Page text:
The Plan: Year Up at 85 Broad Street

Year Up consolidated its New York offices to a single location at 85 Broad Street (Photo courtesy: Quinn).
Year Up consolidated its New York offices to a single location at 85 Broad Street (Photo courtesy: Quinn).


Despite all the talk of new office designs and fancy schmancy layouts, there’s still a place for that good old corporate look.

Take the new offices for Year Up, a nonprofit that does job training for low-income young adults (think 18 to 25 years old), which has consolidated its New York offices to 38,407 square feet at 85 Broad Street. The office was designed to give these young adults the experience of a corporate office to learn the skills of one day working in something similar. The 32-story building between Pearl and South William Streets also happens to be the former Goldman Sachs headquarters.

A corporate environment was preserved throughout the entire space (Photo courtesy Quinn).

A corporate environment was preserved throughout the entire space (Photo courtesy Quinn).

Year Up was looking for a column-free space that could bring together its training exercises, as well as its New York-focused and national-focused employees. In total, the movable layout can hold 120 trainees and 75 staffers, according to Jon Haseltine, the senior director of operations and strategic planning for Year Up. The organization also has plans to grow (it signed a 15-year lease at the building earlier this year), but in the meantime, Year Up subleased 8,000 square feet to Opportunity Network, another nonprofit.

The resulting space, which takes up the whole floor, was the brainchild of Year Up, Cresa New York (which also represented the nonprofit in its lease) and architecture firm Environetics.

Part of the planning for the office was to best figure out how Year Up could use the space. Kent Holliday, Cresa’s principal for consulting services, looked at where and when the group held its training exercises. Mr. Holliday said he helped Year Up shrink its original desired size by about 20 to 25 percent.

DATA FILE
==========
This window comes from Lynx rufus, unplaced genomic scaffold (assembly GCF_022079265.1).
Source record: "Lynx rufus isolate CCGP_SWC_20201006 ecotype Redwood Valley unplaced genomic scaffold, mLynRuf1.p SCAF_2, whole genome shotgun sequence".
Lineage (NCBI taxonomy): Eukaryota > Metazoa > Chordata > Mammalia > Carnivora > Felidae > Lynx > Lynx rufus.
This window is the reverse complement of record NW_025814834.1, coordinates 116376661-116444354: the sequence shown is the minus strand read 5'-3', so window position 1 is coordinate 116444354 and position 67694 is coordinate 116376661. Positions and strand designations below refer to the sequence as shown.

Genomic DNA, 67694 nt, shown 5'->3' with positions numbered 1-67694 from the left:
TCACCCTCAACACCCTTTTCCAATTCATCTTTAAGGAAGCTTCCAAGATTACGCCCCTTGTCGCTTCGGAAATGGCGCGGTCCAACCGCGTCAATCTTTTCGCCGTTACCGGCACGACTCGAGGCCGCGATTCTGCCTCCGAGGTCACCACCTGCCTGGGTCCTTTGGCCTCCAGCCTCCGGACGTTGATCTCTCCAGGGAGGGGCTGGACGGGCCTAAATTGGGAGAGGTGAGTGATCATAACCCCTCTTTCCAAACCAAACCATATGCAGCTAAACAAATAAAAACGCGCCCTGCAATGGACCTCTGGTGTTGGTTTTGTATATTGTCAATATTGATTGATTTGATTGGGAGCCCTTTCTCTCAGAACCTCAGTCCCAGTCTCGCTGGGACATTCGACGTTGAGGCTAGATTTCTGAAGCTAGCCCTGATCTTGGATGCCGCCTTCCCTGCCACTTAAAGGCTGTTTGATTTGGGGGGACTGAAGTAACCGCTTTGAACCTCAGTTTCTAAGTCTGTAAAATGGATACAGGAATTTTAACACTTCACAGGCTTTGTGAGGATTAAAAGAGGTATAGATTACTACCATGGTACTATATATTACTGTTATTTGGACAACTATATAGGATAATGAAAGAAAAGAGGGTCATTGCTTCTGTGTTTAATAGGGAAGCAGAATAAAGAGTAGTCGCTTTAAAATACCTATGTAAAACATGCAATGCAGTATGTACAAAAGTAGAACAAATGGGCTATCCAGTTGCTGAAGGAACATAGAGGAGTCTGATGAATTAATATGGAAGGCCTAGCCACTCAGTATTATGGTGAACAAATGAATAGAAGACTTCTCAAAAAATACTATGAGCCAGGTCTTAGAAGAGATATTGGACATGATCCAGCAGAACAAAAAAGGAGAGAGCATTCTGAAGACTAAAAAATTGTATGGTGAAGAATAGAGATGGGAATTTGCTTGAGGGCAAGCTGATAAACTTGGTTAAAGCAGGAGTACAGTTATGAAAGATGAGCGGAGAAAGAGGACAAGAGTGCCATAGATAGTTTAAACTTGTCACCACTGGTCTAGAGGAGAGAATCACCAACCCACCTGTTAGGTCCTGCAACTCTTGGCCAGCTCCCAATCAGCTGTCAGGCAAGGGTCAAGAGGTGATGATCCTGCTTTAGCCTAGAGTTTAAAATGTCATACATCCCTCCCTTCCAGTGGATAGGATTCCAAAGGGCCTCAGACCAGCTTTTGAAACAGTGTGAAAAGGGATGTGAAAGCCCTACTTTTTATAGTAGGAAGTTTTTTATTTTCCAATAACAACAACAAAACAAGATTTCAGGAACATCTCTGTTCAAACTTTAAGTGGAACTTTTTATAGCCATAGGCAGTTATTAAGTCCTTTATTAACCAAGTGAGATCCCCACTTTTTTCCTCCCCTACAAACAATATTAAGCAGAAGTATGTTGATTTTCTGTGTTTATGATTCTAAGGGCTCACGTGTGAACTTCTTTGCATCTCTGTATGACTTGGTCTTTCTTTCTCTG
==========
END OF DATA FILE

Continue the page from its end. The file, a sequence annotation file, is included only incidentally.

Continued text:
The trio also worked on the ability to change the space with movable walls and an open huddle area, where the young adults can meet one-on-one with counselors. Instead of having a pathway through the middle of the offices, the design has a five-foot-wide perimeter that allows Year Uppers to walk around the entire office.

The space has meeting areas for trainees and workers (Photo courtesy Quinn).

The space has meeting areas for trainees and workers (Photo courtesy Quinn).

A big part of that interaction includes the ability to convert part of the office into an open, 4,000-square-foot space to facilitate town hall meetings for staff and graduation ceremonies that occur every six months, and also to allow other nonprofits to use the space.

“The space lends toward flexibility and adaptability,” Mr. Haseltine said. “We’re going to even be able to lend out the space or lease out the space for other nonprofits to do meetings.”

Ed Wartels of Cresa New York, who represented Year Up with Mark Jaccom, said the idea was to give the entire office a corporate look for the young adults. That included the “experience from the moment they walked in the door from the street level of the building to the moment they sat in the seat in the space occupied by Year Up.”

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